costa-rica-safetyIs Costa Rica Dangerous for Tourists?

While there have been some unfortunate incidents involving young tourists in the past few years, Costa Rica remains a very safe, stable country.  Violent crime against tourists is a rarity here and in most cases, avoidable. The most common crimes against tourists are pick pocketing and breaking into rental cars.  Be careful, use good judgment and you will most likely come and go without a hitch.

Can I Drink the Water?

The local authorities state that the drinking water in Costa Rica is perfectly potable, but we recommend that you stick to the bottled variety wherever possible to play it safe.  Costa Rica is by NO means Mexico (where Montezuma’s revenge has become the stuff of tourist legends) but there MAY be bacteria in the water in some areas that disagrees with your system. 

Identification / Entry Requirements:

For US citizens, a valid passport is all that is required for at least 6 months past the date of entry. For non-US citizens, a passport and sometimes a Visa are required.  We strongly recommend that for US and non-US citizens alike you check with the Costa Rican Consulate in your area as to the most up-to-date Passport and Visa requirements. Upon entry, each tourist is issued a 90-day tourist visa. If you plan to stay beyond the 90 days, make sure you leave the country for 72 hours and then re-enter for a new 90 day visa or receive special permission / work visa before you arrive.  It’s also a good idea to have several copies of the picture page of your passport with you when you travel.


A Girl’s Guide to Costa Rica
Your Free E-Book to Help Girls Plan Their Perfect Escape to Costa Rica

Yoga, Meditation, Spa Treatments, Hot Springs, Massages, Restaurants and much, much more


Where Can I Exchange Money?

Dollars – Carry US dollars with you when you arrive to Costa Rica.  As the local currency is on a fixed devaluation schedule with the US dollar, you will most always get the best rate of exchange.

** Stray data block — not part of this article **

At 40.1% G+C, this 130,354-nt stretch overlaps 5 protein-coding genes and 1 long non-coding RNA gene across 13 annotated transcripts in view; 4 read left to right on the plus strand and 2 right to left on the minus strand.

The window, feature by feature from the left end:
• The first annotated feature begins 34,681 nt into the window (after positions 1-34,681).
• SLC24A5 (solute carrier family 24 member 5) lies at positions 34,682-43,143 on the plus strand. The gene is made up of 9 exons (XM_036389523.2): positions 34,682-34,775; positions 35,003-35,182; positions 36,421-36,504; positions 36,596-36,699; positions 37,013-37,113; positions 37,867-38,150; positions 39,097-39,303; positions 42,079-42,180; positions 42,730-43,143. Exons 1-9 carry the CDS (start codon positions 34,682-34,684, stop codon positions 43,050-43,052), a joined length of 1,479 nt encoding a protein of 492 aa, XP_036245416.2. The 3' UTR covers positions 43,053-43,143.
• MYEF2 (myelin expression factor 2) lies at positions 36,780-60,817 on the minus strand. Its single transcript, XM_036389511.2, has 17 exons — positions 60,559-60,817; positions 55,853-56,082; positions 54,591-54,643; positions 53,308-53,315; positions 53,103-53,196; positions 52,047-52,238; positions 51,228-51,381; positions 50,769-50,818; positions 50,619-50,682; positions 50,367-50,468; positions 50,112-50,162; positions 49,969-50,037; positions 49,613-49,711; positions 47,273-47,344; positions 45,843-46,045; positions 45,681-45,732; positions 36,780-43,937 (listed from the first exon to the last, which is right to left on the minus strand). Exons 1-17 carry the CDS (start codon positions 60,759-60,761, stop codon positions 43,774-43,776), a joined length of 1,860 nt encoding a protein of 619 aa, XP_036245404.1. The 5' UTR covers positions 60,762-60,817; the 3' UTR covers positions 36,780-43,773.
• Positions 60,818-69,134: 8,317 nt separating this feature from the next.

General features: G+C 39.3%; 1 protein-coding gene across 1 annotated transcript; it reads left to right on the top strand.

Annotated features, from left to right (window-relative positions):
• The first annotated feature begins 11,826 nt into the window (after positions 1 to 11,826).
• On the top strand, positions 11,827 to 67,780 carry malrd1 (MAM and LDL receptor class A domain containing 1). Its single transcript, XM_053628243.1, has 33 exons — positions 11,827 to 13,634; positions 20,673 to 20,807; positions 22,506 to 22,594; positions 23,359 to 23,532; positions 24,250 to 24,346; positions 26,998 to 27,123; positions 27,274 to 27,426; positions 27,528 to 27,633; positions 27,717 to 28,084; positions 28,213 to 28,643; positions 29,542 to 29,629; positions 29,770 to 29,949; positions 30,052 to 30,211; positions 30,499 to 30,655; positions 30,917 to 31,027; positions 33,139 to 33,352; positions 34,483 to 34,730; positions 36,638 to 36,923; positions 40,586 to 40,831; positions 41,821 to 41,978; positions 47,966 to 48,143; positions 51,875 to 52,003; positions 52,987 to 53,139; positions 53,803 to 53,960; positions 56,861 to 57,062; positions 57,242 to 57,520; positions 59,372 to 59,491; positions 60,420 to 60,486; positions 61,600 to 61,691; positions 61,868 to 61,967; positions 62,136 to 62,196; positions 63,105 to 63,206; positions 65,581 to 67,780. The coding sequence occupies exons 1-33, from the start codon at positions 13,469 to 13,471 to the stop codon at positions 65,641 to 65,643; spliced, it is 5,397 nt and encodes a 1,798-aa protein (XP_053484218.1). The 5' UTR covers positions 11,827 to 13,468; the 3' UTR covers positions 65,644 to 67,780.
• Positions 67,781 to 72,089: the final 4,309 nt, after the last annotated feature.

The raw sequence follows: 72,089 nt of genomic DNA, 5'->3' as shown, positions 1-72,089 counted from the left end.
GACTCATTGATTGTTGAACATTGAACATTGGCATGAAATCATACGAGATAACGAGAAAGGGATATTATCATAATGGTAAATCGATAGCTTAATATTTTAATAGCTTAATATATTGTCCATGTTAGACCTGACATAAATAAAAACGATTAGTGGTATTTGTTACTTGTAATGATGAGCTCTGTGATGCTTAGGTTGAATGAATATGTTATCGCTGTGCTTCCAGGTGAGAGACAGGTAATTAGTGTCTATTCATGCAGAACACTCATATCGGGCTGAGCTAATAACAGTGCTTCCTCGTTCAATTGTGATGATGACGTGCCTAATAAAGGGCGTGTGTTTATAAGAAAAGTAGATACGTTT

Credit Cards – Most vendors give discounts for using cash, as credit card merchant companies charge high percentages on transactions here.  Some vendors do not accept credit cards, while many only take VISA.

Travelers Checks – Although accepted by most establishments, you will usually be charged an exchange commission fee between 2-5{01b16e9a00671e3883468d28b4bfd86c8c15abb6dd1040a10992ef324c97fd74}.

Exchange – When you arrive, you may exchange your money at any local bank or most of the upscale hotels (if you are one of their guests). Note that you will get a better exchange rate at banks. You may also get foreign currency by using your ATM card. However, it’s important that you know the exchange rate before you do this. Currently, the rate is about 500 colones to the dollar.  In a pinch, dollars are pretty widely accepted, but you’ll probably receive your change in colones.

Where’s The Best Surf?costa rica surfing

Surfers were among the first travelers to frequent Costa Rica.  While there are no mythical Hawaii-size breaks, Costa Rica is a popular surfing destination for its warm water and year-round waves.  Pavones, Jaco, Quepos, Tamarindo and Puerto Viejo are all big surf spots.  Some surfers bring their own surfboards; others rent or buy and sell boards while here.

Is Jaco Safe at Night?

Like most cities with booming nightlife after a certain hour it can get a little rough. That being said our host will be with you to make sure that any trouble you get into will be alleviated. The key is to not do anything stupid and put yourself in situations where you can be hurt. Walking in a dark alley at two in the morning is never a good idea. If you do run into any trouble we will most likely be able to get you out of it. In Costa Rica trouble normally only find people that are looking for it.

Do I Need to Know Spanish in Costa Rica?

When coming to Costa Rica if you’re planning only to stay for a week or two then Spanish is really not that necessary. The host at Costa Rica Girl’s Trip are fluent in both English and Spanish they will ease the translation process to help you get by. In most of the tourist towns the tour operators and many locals speak English. That being said if you plan on coming to Costa Rica to live I recommend completely that you learn the Spanish language.